Weimaraner Breed Magazine - Showsight

varied widely. In general the height- length proportions should convey the impression of pleasing balance that is confirmed by smooth coordination of the front and rear strides.” (Weimaraner Ways) He is slightly longer than tall, The New Illustrated Standard of the WEIMARANER

ther study reveals many aspects not imme- diately apparent. The standard begins: “A medium-sized gray dog, with fine aristocratic features. He should present a picture of grace, speed, stamina, alertness and balance. Above all, the dogs’ conformation must indicate the ability to work with great speed and endurance in the field.”

with a moderately long neck going into well laid back shoul-

“This opening description of the Weimaraner’s gen- eral appearance with its emphasis on functional quali- ties is the key to understanding the standard. Because the Germans emphasized functional ability rather than physical uniformity, there is considerable diversity within the breed” (Weimaraner Ways). Of utmost importance in discussing Weimaraner anatomy is the principle of never losing sight of the whole dog and the idea that no one part is ever more important than the sum of the dog’s parts. “Body” is described as follows: “The back should be moderate in length, set in a straight line, strong, and should slope slightly from the with- ers. The chest should be well developed and deep with shoulders well laid back. Ribs well sprung and long. Abdomen firmly held; moderately tucked-up flank. The brisket should extend to the elbow.” The Weimaraner standard clearly addresses depth of body, “the brisket should extend to the elbow,” and proportion of leg length, “forelegs…from the elbow to the ground approximately equaling the distance from

ders, straight, slightly sloping backline, confident tail carriage and well-angulated rear. His chest should be well developed and deep giving him plenty of lung room. His depth of chest carries well back with a firmly held abdomen and moderately tucked-up flank. The backline should be firm while standing or moving. The Weimaraner’s functional ability afield is rooted in movement. The standard addresses movement as fol- lows: “The gait should be effortless and should indi- cate smooth coordination. When seen from the rear, the hind feet should be parallel to the front feet. When viewed from the side, the topline should remain strong and level”. To ensure that the Weimaraner can endure a day in the field, his gait must be smooth, coordinated and effortless. If his front angulation shaped by well laid back shoulders is correct and the rear angulation with well bent stifles is equal to the front, there should be no wasted motion. If front and rear angulation is not in balance, one end compensates for the other, resulting in inefficient movement. A Weimaraner should easily cover ground with good reach in front and good drive in the rear.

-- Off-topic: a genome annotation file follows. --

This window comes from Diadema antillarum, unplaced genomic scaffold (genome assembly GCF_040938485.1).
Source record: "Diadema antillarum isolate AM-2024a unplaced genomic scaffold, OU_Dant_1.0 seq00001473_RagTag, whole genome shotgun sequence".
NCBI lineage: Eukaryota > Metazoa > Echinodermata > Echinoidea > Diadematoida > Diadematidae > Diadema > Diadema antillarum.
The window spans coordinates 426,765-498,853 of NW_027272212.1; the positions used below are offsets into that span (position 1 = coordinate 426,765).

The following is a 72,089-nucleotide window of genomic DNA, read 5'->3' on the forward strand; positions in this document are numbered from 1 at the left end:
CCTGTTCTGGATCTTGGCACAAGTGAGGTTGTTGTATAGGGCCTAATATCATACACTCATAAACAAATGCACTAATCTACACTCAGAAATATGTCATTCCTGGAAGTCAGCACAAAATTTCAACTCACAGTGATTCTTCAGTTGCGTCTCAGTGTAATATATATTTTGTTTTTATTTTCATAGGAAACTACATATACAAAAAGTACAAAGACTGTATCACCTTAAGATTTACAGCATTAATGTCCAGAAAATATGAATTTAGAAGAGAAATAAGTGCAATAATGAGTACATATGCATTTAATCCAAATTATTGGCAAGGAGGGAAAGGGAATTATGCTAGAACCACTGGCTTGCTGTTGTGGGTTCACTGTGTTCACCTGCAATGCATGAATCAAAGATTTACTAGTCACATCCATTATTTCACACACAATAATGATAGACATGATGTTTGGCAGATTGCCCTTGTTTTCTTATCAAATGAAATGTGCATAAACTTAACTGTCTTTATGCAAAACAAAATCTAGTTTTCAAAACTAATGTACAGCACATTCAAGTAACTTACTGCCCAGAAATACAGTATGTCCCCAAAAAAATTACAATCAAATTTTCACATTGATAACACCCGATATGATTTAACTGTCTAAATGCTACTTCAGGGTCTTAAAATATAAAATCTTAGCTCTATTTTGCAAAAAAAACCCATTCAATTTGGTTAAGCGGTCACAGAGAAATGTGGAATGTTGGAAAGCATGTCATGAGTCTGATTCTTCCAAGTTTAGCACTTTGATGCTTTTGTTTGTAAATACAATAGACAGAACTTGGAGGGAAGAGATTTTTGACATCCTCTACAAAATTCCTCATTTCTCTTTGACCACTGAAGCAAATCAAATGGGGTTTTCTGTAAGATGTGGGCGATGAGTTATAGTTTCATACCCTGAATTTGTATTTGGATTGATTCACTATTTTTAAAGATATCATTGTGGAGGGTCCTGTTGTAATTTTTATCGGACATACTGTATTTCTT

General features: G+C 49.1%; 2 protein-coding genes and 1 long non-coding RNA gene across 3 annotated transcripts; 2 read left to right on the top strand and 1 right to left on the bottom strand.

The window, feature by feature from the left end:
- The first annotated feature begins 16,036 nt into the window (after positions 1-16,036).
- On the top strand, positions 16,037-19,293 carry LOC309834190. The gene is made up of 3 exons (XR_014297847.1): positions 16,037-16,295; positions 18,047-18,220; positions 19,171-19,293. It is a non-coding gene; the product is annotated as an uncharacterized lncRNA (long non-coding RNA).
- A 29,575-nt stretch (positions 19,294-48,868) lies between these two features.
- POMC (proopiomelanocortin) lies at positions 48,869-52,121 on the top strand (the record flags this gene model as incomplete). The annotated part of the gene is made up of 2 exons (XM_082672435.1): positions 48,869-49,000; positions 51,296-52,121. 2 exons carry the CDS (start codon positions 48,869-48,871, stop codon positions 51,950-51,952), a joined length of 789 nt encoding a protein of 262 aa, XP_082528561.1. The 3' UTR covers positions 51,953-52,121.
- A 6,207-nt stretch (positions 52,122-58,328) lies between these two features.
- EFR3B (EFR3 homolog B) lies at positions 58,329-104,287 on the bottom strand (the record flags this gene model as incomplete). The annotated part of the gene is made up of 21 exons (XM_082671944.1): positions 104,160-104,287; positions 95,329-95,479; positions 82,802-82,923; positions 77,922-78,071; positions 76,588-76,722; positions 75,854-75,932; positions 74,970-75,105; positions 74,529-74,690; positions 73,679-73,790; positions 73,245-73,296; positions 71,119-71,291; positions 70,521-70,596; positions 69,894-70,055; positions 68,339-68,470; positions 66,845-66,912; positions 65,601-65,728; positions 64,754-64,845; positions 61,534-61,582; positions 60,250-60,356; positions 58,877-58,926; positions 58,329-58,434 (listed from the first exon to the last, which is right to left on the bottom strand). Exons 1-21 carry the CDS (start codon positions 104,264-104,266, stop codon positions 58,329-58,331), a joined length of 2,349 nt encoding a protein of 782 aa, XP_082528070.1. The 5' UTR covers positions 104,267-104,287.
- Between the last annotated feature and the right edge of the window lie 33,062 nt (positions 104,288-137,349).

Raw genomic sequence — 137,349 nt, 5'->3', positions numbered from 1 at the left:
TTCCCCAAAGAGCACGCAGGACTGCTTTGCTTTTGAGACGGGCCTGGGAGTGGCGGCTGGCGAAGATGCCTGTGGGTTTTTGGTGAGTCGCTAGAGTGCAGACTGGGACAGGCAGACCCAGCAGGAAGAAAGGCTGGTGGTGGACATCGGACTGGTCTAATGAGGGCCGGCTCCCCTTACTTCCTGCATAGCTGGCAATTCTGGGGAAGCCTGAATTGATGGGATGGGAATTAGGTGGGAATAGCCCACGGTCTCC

the elbows to the top of the withers.” However, the Standard is vague with

regard to body LENGTH which states only that the “…back is

Restricted movement in any form is incorrect. When viewed on the down and back, the Weimaraner’s legs con- verge toward a center line beneath his body in order to achieve balance; the greater the speed, the closer the legs come to tracking on a

moderate in length.” Again, referring to the German’s emphasis on functionality, rather than physical uniformity, the height-length proportions of the breed, as well as substance, have always

The WCA will make the Illustrated Standard available free of charge to all provisional judges and to all those attending a Judges’ Education seminar. Copies are available for purchase at the WCA National Office, Ellen Dodge, executive Secretary, P.O. box 489, Wakefield, R.I. 02880-0489; wcadodge@cox.net. The content of the Illustrated Standard was researched, compiled and written by the Illustrated Standard Committee; a part- nership of the Judges’ Education and Breeders’ Education Committee Chairpersons: Kelly Photopoulos, Amy Anderson and Bonnie Lane, along with Virginia Alexander. Illustrations by Linda J. Shaw and Lorna Godsill.


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